Farmers strike deal to work South Butler School District land
A new farming operation on South Butler School District property is intended to be an educational opportunity for students, officials say.
Local farmers Bruce Thoma and Sam Reimer are planting corn and soybeans on 20 acres across Knoch Road from the district's administration building.
In exchange for the use of the land, they will give a $1,000 scholarship to the Knoch High School Future Farmers of America and/or the Knoch Conservation Club.
District officials anticipate that next year's science, technology and the environment class will be able to conduct soil testing on the land, and the South Butler Intermediate Elementary School Agriculture Club is likely to participate in crop harvest this fall.
“One of the reasons that we wanted to open it up (for proposals) is because there is a strong history of farming in the school district community and we thought that a creative partnership could foster that history,” said school district spokesman Jason Davidek.
He said that when the district moved forward with a request for proposals, the board didn't have a preconceived notion of what one might look like in terms of compensation or partnership with the district.
“The proposal that these gentlemen submitted with a scholarship, that was something that the district looked upon favorably,” he said.
Thoma and Reimer were the only ones to submit a proposal.
Neither returned calls seeking comment.
A food ministry from Jefferson Center Presbyterian Church in Jefferson used the land for the past 12 years to grow crops and raise money for Foods Resource Bank, an international nonprofit that helps people in developing countries grow their own food.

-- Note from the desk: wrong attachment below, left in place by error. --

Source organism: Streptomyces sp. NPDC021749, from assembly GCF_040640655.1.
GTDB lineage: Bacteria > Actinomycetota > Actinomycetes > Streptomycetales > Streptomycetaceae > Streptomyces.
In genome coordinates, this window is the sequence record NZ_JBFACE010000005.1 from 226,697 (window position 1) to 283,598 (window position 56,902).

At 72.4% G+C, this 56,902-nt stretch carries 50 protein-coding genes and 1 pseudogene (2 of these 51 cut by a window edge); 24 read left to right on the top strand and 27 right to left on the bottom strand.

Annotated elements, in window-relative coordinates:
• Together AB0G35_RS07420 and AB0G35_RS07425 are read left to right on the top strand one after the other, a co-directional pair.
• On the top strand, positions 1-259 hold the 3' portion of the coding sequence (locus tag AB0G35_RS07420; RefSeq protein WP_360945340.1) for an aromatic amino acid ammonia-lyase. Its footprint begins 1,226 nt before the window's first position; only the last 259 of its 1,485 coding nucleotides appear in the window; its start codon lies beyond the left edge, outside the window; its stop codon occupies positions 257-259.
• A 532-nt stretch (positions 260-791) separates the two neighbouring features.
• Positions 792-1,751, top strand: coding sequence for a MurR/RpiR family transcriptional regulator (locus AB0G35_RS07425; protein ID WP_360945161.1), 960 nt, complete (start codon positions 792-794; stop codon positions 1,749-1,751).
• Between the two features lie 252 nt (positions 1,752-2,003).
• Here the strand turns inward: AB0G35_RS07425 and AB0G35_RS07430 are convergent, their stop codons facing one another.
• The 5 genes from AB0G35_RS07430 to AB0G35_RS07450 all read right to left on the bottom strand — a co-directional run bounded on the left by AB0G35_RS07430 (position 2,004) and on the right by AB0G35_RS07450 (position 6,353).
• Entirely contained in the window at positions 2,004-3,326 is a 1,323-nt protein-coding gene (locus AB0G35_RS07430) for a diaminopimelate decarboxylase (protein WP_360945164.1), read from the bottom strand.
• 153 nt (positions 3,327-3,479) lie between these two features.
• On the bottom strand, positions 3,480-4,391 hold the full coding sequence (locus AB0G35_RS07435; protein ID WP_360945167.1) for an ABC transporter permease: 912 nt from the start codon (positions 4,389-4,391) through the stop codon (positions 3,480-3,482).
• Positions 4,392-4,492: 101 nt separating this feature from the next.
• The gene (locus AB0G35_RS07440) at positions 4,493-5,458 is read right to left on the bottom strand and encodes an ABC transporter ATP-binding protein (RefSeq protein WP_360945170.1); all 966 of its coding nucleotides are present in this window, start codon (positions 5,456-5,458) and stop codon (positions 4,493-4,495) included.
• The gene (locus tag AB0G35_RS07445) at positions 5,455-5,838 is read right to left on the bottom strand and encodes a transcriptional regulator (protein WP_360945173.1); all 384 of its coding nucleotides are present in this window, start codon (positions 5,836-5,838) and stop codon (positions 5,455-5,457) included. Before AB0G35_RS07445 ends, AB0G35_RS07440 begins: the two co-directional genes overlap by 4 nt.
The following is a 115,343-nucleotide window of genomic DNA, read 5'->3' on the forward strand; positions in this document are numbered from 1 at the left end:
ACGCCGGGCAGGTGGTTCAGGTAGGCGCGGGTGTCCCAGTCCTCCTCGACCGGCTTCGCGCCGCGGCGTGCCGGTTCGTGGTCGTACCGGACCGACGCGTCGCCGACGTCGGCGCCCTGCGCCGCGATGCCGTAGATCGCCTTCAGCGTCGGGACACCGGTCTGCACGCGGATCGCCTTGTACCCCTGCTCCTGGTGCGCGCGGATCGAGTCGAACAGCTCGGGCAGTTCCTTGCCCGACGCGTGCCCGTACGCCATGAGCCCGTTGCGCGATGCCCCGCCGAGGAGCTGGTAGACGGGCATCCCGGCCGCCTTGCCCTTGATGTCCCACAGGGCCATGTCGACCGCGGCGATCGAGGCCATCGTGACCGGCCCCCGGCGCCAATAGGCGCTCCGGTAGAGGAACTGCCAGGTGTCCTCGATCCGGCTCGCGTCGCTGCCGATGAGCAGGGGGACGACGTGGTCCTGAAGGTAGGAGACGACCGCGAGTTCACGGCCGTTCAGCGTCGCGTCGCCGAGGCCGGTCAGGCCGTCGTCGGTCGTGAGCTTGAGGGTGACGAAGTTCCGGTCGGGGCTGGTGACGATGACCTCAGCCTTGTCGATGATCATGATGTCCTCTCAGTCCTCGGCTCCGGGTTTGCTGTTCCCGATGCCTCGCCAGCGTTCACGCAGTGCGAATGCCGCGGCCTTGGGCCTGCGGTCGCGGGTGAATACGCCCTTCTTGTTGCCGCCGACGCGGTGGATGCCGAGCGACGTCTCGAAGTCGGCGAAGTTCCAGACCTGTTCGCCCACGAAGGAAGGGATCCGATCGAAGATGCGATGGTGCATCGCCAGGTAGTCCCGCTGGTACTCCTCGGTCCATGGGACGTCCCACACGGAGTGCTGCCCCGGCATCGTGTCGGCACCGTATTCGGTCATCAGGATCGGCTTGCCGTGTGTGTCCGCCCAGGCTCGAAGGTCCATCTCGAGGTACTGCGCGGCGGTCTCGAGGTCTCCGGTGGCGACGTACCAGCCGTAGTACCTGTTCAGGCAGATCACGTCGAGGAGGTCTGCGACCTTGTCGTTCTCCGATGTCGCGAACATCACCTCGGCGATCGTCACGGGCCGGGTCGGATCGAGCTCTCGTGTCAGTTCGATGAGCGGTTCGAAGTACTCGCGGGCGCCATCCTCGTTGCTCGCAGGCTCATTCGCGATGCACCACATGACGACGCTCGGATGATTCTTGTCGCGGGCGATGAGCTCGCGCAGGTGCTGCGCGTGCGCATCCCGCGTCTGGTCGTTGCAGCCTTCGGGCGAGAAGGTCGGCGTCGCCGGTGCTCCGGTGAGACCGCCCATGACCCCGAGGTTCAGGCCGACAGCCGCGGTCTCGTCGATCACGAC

The group has severed ties with the nonprofit and downsized, said Dave McConahy, an elder at Jefferson Center Presbyterian and treasurer for the food ministry.
He said the group farmed the Knoch Road land before the school district bought it, then contracted with the school board to continue.
“I thought it was very generous of them,” said McConahy, of Jefferson.
Reimer has been a farmer in the area for many years and volunteered with the ministry, according to a letter Thoma wrote in response to the district's request for proposals.
Thoma said he has been farming locally for 19 years, raising livestock and harvesting grain.
“It is very important to me that Saxonburg remains a community driven economy,” Thoma wrote. “I feel it is important to continue the traditions of farming and community participation in Saxonburg.”
Davidek said part of the science, technology and the environment class, a new high school course in 2014-15, likely will include Thoma and Reimer talking with students about agricultural careers with a science component.
Lauren Burgard, a fifth-grade teacher who helped start the after-school Ag Club, said students are looking forward to partnering with the farmers in the fall to learn more about crops, cultivation and harvest.
This year, the Ag Club worked with local farmers to bring animals like goats and chicks to the school for educational lessons.
“We were hoping to have the kids come out so they can see what happens during a harvest, what kind of equipment is used and signs to watch for,” Burgard said.
Jodi Weigand is a staff writer for Trib Total Media. She can be reached at 724-226-4702 or firstname.lastname@example.org.
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